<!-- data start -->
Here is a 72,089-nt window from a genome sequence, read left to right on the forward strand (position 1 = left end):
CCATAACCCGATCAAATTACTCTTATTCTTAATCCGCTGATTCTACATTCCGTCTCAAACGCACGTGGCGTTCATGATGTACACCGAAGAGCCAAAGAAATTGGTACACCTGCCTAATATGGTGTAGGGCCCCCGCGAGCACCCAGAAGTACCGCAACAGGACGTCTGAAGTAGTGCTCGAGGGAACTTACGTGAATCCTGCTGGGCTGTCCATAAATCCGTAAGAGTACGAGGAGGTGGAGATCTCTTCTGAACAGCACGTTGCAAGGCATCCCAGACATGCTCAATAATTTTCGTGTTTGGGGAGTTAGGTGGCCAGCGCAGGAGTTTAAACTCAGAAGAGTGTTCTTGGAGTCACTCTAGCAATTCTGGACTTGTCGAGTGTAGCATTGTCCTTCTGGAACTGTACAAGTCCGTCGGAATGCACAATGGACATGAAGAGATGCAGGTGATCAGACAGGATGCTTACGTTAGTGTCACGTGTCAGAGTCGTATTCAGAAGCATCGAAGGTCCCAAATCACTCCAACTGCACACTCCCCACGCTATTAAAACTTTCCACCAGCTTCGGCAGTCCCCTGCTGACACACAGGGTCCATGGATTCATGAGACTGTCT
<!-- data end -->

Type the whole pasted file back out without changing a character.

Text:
Here is a 72,089-nt window from a genome sequence, read left to right on the forward strand (position 1 = left end):
CCATAACCCGATCAAATTACTCTTATTCTTAATCCGCTGATTCTACATTCCGTCTCAAACGCACGTGGCGTTCATGATGTACACCGAAGAGCCAAAGAAATTGGTACACCTGCCTAATATGGTGTAGGGCCCCCGCGAGCACCCAGAAGTACCGCAACAGGACGTCTGAAGTAGTGCTCGAGGGAACTTACGTGAATCCTGCTGGGCTGTCCATAAATCCGTAAGAGTACGAGGAGGTGGAGATCTCTTCTGAACAGCACGTTGCAAGGCATCCCAGACATGCTCAATAATTTTCGTGTTTGGGGAGTTAGGTGGCCAGCGCAGGAGTTTAAACTCAGAAGAGTGTTCTTGGAGTCACTCTAGCAATTCTGGACTTGTCGAGTGTAGCATTGTCCTTCTGGAACTGTACAAGTCCGTCGGAATGCACAATGGACATGAAGAGATGCAGGTGATCAGACAGGATGCTTACGTTAGTGTCACGTGTCAGAGTCGTATTCAGAAGCATCGAAGGTCCCAAATCACTCCAACTGCACACTCCCCACGCTATTAAAACTTTCCACCAGCTTCGGCAGTCCCCTGCTGACACACAGGGTCCATGGATTCATGAGACTGTCT